The robust real estate business in Thailand is attributable to the country’s bias in favor of condominium purchasers.  Time was when condominium developers would treacherously set up contracts which are disadvantageous to the purchaser.  The Thai government has ensured that condominium developers are held accountable so that the rights of the purchaser may be protected.

 

In 2008, the Interior Ministry of Thailand has mandated all condominium developers to follow a specified format for the Sale and Purchase Agreement.  Such a format is clearly outlined under Section 6/2 of the amended Condominium Act No. 4 B.E. 2551 (2008).  The provision clearly states that any contract which is not in favor of the purchaser will not be considered valid.  Failure to follow the specified Standard Purchase Agreement would mean a fine of up to 100,000 Baht. For the prospective condominium buyer, this is very good news. 

 

How does a buyer determine whether the agreement presented to him is valid?-- by comparing it to the Standard Purchase Agreement.  The letter may vary somewhat but what is important is that the spirit or essence of the standard contract is present. In general, the following terms and conditions should be existent in a purchase agreement for it to be considered as in conformity with the Standard Purchase Agreement:

 

  1. The developer should claim ownership of the land and should further specify whether the land is under mortgage or any obligation.
  2. The developer should state that construction permit has been granted.
  3. It should be specified that the building will be registered as a condominium upon completion.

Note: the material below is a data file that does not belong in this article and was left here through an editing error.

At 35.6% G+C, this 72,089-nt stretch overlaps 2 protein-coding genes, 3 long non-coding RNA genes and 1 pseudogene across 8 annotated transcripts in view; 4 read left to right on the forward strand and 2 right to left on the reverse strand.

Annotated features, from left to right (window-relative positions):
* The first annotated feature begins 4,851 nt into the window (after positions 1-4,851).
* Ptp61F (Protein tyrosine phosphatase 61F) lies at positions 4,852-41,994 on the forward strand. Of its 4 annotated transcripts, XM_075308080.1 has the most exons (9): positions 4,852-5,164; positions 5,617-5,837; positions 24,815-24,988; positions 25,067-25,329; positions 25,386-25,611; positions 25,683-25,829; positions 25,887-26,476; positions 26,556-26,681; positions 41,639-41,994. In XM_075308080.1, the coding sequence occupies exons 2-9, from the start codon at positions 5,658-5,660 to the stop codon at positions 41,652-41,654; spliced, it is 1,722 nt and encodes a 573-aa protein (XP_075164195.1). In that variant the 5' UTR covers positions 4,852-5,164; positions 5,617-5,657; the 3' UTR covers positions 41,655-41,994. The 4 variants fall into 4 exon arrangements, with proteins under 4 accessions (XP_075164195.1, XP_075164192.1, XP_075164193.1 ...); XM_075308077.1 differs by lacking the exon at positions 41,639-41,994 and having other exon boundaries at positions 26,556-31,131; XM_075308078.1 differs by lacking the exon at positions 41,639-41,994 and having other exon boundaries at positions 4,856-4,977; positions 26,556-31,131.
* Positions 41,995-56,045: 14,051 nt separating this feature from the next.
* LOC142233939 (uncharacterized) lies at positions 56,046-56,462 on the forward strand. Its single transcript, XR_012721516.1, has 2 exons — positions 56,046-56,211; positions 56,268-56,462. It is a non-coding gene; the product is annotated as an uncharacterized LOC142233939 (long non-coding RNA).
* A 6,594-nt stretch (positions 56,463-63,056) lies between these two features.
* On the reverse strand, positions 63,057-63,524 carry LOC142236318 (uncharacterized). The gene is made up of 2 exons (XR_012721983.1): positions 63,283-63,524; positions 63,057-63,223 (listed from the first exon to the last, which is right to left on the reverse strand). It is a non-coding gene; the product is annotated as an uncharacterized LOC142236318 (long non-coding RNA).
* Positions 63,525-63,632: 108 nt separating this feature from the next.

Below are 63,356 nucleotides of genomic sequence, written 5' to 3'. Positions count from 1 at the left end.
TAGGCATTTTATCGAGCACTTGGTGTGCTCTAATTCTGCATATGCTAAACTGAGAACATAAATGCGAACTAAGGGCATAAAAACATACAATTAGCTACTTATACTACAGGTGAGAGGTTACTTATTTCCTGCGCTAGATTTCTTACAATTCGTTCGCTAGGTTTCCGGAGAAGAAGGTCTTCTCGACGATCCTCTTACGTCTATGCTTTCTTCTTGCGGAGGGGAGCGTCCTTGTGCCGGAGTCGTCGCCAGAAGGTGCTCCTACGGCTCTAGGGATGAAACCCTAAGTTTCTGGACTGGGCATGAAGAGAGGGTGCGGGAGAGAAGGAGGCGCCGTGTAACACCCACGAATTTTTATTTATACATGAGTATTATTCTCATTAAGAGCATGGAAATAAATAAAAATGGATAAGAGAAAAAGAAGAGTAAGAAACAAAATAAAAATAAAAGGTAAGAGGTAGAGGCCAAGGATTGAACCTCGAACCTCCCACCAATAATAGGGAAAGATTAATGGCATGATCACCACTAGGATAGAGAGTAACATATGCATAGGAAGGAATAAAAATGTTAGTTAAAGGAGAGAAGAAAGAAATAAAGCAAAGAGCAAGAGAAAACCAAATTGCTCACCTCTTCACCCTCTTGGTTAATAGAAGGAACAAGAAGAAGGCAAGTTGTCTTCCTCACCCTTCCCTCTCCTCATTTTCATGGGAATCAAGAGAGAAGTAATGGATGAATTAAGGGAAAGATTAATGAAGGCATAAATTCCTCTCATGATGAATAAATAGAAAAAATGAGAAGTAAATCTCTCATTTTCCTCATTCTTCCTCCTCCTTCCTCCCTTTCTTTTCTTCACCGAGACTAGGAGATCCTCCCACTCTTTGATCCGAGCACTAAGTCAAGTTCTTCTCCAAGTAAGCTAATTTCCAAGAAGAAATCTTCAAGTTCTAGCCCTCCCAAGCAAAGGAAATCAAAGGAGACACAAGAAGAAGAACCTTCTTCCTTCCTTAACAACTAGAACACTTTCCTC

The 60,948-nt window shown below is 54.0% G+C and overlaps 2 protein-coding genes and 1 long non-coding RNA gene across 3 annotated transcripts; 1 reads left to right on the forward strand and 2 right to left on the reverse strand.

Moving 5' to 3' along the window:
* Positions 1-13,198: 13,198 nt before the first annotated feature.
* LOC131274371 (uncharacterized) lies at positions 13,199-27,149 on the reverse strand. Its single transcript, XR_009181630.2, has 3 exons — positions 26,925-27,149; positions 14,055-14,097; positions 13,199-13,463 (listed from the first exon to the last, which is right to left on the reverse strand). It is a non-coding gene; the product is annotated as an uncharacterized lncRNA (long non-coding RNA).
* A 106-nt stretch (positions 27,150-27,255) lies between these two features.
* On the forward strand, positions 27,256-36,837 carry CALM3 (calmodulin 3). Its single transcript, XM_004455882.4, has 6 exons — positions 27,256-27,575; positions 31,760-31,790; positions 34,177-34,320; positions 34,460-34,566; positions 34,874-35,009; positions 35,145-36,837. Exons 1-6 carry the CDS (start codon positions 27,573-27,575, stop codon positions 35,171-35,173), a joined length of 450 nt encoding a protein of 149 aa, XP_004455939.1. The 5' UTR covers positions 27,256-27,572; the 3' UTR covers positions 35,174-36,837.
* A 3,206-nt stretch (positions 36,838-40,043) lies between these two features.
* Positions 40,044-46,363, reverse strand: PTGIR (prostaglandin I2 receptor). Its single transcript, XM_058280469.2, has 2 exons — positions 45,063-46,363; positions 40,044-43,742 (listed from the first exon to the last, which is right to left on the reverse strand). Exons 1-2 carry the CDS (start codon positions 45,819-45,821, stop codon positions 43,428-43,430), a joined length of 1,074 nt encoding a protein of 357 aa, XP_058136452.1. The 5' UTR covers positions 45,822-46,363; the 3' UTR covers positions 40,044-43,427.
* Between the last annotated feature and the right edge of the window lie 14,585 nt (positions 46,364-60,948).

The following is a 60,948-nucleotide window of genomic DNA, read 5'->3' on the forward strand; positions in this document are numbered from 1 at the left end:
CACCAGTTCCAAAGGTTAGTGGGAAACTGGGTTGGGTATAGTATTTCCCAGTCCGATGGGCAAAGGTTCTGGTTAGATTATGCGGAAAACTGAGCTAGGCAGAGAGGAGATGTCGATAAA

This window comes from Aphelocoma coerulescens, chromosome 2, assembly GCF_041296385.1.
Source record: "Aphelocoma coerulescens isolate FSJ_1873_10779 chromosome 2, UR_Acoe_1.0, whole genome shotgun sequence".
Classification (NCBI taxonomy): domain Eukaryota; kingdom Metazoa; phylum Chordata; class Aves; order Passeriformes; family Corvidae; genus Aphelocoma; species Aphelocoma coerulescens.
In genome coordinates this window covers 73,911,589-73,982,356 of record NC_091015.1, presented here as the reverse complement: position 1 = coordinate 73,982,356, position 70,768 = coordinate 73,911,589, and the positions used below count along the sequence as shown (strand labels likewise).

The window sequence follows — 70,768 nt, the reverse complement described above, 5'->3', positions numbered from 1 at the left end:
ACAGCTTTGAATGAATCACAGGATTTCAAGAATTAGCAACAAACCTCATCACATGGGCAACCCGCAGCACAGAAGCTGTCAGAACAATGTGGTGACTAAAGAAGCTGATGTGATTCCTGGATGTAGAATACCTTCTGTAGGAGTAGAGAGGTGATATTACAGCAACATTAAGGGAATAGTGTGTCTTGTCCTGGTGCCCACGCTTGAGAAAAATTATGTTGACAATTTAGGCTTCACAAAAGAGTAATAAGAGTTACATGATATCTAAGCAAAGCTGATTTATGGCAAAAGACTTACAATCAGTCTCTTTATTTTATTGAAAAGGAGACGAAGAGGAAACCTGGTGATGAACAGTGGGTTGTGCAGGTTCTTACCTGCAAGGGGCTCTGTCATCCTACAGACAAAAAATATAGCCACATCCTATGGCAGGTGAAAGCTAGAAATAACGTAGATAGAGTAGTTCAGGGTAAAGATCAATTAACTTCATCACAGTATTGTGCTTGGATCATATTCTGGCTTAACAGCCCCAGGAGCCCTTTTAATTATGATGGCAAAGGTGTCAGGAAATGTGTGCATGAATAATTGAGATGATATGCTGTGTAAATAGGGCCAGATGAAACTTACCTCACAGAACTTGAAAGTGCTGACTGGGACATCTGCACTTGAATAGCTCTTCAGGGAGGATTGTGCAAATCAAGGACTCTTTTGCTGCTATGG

4. The developer should guarantee the provision of common properties and certain facilities and amenities.
  5. The unit price and payment terms should be clearly described.
  6. There should be specific dates for completion of construction and transfer of registration.
  7. There should be a statement regarding the right of the purchaser to transfer his rights to the agreement to another party free of charge.
  8. The developer should ensure compliance to the approved construction plan and specifications, including materials used.
  9. The developer should hold accountability for installing utility meters such as for water and electricity lines.
  10. The developer should shoulder the responsibility of paying for the income tax, specific business tax and 50% of the registration fee.
  11. The penalty charge for default of payment must not go beyond 15% per year and the cumulative sum of penalties should not exceed 10% of the purchase price.
  12. It should be stated that should the developer fail to transfer ownership of the unit to the purchaser at the agreed date, there would be repercussions such as a daily fine or refund.
  13. In the unfortunate event of a force majeure, or when the developer cannot complete the project, he should be legally bound to return all the money paid by the purchaser thus far along with interest which is equivalent to the highest fixed-deposit rate of the involved bank.
  14. The developer should hold himself liable for any damage or defect in condominium unit.  A warranty period of up to 5 years shall be in effect for the structure while a warranty of up to 2 years shall be given for condominium component parts.

 

Aside from these terms, the purchaser should carefully read all the other terms in the contract and see whether these, too, are to his advantage.